TOC | Renal
Contrast-induced Nephropathy | Strategy (figure)
REF: JAMA Volume 295(23), 21 June 2006, p 27652779
Two risk scores for contrast-induced nephropathy developed from large interventional cardiology databases may be the most generalizable to this patient population.
Bartholomew et al 16 (n = 20 479) identified 8 variables that were associated with contrast-induced nephropathy
and created 4 risk categories based on their analysis.
They defined contrast-induced nephropathy as a greater than 1 mg/dL [88.4 µmol/L] rise in SCr with no specified time frame for post SCr measurement. By this definition, contrast-induced nephropathy occurred in 2% of patients.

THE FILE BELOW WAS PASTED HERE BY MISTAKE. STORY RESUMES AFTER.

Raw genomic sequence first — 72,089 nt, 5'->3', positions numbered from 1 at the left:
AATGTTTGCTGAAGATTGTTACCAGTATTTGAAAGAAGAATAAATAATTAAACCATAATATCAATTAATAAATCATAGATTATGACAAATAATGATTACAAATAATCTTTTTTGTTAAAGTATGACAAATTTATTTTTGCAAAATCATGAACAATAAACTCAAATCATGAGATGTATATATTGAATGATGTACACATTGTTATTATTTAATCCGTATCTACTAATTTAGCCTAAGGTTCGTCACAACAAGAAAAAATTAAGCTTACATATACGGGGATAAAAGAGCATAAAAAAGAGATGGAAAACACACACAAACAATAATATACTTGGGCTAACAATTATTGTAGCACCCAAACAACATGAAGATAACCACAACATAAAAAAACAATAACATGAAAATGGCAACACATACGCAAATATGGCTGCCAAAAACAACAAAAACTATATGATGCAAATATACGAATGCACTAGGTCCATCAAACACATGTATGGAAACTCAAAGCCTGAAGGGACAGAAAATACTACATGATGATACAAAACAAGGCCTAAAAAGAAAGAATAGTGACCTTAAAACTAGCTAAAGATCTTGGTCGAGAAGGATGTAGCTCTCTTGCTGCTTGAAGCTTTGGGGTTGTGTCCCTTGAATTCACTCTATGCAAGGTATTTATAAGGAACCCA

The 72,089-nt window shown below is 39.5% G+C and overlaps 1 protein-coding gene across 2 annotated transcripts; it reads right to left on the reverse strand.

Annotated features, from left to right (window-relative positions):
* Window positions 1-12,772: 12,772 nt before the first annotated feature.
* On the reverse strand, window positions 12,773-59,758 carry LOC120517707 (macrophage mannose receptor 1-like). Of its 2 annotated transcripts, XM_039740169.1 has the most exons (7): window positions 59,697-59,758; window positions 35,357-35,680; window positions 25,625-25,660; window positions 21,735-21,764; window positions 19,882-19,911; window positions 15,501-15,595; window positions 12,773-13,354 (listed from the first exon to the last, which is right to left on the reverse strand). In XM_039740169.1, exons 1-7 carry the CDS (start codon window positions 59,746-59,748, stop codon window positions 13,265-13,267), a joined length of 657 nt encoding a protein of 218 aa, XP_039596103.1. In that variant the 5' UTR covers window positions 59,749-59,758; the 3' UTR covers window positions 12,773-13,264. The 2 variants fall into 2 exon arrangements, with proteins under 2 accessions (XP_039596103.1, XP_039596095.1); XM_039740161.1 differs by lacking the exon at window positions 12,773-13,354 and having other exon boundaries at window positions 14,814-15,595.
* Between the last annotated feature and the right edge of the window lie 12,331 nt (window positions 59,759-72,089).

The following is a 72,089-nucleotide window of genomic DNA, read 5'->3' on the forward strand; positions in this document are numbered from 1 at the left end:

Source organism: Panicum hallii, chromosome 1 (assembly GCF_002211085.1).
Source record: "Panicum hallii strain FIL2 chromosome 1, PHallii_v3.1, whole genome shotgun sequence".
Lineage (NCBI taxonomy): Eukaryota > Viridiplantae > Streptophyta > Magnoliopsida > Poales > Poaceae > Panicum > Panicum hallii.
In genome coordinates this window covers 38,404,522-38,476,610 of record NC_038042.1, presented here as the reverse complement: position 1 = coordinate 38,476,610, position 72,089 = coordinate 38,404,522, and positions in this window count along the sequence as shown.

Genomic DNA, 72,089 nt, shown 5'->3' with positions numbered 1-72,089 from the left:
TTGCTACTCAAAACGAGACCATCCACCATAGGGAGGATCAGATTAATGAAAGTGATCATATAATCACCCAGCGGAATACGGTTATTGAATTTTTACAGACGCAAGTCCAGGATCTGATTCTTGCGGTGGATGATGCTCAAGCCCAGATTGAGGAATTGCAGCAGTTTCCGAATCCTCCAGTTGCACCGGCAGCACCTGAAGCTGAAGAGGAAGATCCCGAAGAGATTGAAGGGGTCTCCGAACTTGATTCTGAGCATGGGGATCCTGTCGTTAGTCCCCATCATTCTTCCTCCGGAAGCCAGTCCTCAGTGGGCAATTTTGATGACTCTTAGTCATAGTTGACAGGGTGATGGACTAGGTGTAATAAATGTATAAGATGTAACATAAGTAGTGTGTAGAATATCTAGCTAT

Patients in the highest risk group had a 28% risk of developing contrast nephropathy and a 17% risk of death.
Mehran and colleagues (n = 8357) identified 3 additional characteristics that were associated with increased risk:
They used a less stringent definition of contrast-induced nephropathy (change in SCr >=25% or >=0.5 mg/dL [44.2 µmol/L] at 48 hours), which may partially account for the higher reported incidence of contrast-induced nephropathy (13.1%).
Management to reduce contrast-induced nephropathy